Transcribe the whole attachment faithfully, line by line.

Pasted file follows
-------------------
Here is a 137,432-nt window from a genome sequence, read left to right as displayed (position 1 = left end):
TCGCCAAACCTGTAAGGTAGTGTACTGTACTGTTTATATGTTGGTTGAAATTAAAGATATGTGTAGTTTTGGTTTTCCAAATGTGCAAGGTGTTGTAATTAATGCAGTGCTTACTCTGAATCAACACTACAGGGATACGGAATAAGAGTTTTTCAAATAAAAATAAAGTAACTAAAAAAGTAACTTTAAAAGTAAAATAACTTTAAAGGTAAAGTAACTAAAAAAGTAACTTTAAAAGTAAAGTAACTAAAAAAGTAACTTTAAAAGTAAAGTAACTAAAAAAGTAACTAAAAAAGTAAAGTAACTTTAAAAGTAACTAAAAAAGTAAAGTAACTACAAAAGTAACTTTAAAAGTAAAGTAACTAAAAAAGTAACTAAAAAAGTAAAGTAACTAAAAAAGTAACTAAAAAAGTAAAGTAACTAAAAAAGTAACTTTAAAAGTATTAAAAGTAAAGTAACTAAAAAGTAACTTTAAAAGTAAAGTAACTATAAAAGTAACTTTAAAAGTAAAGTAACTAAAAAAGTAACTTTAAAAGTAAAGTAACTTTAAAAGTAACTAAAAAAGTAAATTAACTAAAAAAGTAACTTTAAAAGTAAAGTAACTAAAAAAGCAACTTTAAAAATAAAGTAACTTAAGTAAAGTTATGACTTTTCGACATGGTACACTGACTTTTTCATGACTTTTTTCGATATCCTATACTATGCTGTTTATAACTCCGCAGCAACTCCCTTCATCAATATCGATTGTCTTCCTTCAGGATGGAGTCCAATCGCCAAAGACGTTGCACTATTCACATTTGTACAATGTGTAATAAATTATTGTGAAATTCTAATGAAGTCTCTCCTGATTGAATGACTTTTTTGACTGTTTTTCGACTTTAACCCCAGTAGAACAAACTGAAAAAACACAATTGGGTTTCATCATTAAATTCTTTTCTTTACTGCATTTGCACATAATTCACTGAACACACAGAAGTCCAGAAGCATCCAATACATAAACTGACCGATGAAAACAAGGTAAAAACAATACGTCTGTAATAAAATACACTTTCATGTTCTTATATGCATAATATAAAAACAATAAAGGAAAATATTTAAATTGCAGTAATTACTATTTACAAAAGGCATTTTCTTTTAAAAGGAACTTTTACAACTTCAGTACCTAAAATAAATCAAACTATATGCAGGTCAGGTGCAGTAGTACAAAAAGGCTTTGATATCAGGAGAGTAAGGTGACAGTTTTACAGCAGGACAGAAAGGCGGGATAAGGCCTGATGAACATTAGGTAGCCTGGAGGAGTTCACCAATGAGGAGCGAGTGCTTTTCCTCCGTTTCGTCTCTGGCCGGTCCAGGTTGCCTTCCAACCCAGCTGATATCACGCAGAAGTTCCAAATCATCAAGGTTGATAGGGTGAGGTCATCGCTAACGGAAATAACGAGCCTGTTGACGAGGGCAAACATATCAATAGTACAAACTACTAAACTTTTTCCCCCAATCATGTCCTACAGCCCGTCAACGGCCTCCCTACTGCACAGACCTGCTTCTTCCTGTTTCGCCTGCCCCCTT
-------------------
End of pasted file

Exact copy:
Here is a 137,432-nt window from a genome sequence, read left to right as displayed (position 1 = left end):
TCGCCAAACCTGTAAGGTAGTGTACTGTACTGTTTATATGTTGGTTGAAATTAAAGATATGTGTAGTTTTGGTTTTCCAAATGTGCAAGGTGTTGTAATTAATGCAGTGCTTACTCTGAATCAACACTACAGGGATACGGAATAAGAGTTTTTCAAATAAAAATAAAGTAACTAAAAAAGTAACTTTAAAAGTAAAATAACTTTAAAGGTAAAGTAACTAAAAAAGTAACTTTAAAAGTAAAGTAACTAAAAAAGTAACTTTAAAAGTAAAGTAACTAAAAAAGTAACTAAAAAAGTAAAGTAACTTTAAAAGTAACTAAAAAAGTAAAGTAACTACAAAAGTAACTTTAAAAGTAAAGTAACTAAAAAAGTAACTAAAAAAGTAAAGTAACTAAAAAAGTAACTAAAAAAGTAAAGTAACTAAAAAAGTAACTTTAAAAGTATTAAAAGTAAAGTAACTAAAAAGTAACTTTAAAAGTAAAGTAACTATAAAAGTAACTTTAAAAGTAAAGTAACTAAAAAAGTAACTTTAAAAGTAAAGTAACTTTAAAAGTAACTAAAAAAGTAAATTAACTAAAAAAGTAACTTTAAAAGTAAAGTAACTAAAAAAGCAACTTTAAAAATAAAGTAACTTAAGTAAAGTTATGACTTTTCGACATGGTACACTGACTTTTTCATGACTTTTTTCGATATCCTATACTATGCTGTTTATAACTCCGCAGCAACTCCCTTCATCAATATCGATTGTCTTCCTTCAGGATGGAGTCCAATCGCCAAAGACGTTGCACTATTCACATTTGTACAATGTGTAATAAATTATTGTGAAATTCTAATGAAGTCTCTCCTGATTGAATGACTTTTTTGACTGTTTTTCGACTTTAACCCCAGTAGAACAAACTGAAAAAACACAATTGGGTTTCATCATTAAATTCTTTTCTTTACTGCATTTGCACATAATTCACTGAACACACAGAAGTCCAGAAGCATCCAATACATAAACTGACCGATGAAAACAAGGTAAAAACAATACGTCTGTAATAAAATACACTTTCATGTTCTTATATGCATAATATAAAAACAATAAAGGAAAATATTTAAATTGCAGTAATTACTATTTACAAAAGGCATTTTCTTTTAAAAGGAACTTTTACAACTTCAGTACCTAAAATAAATCAAACTATATGCAGGTCAGGTGCAGTAGTACAAAAAGGCTTTGATATCAGGAGAGTAAGGTGACAGTTTTACAGCAGGACAGAAAGGCGGGATAAGGCCTGATGAACATTAGGTAGCCTGGAGGAGTTCACCAATGAGGAGCGAGTGCTTTTCCTCCGTTTCGTCTCTGGCCGGTCCAGGTTGCCTTCCAACCCAGCTGATATCACGCAGAAGTTCCAAATCATCAAGGTTGATAGGGTGAGGTCATCGCTAACGGAAATAACGAGCCTGTTGACGAGGGCAAACATATCAATAGTACAAACTACTAAACTTTTTCCCCCAATCATGTCCTACAGCCCGTCAACGGCCTCCCTACTGCACAGACCTGCTTCTTCCTGTTTCGCCTGCCCCCTT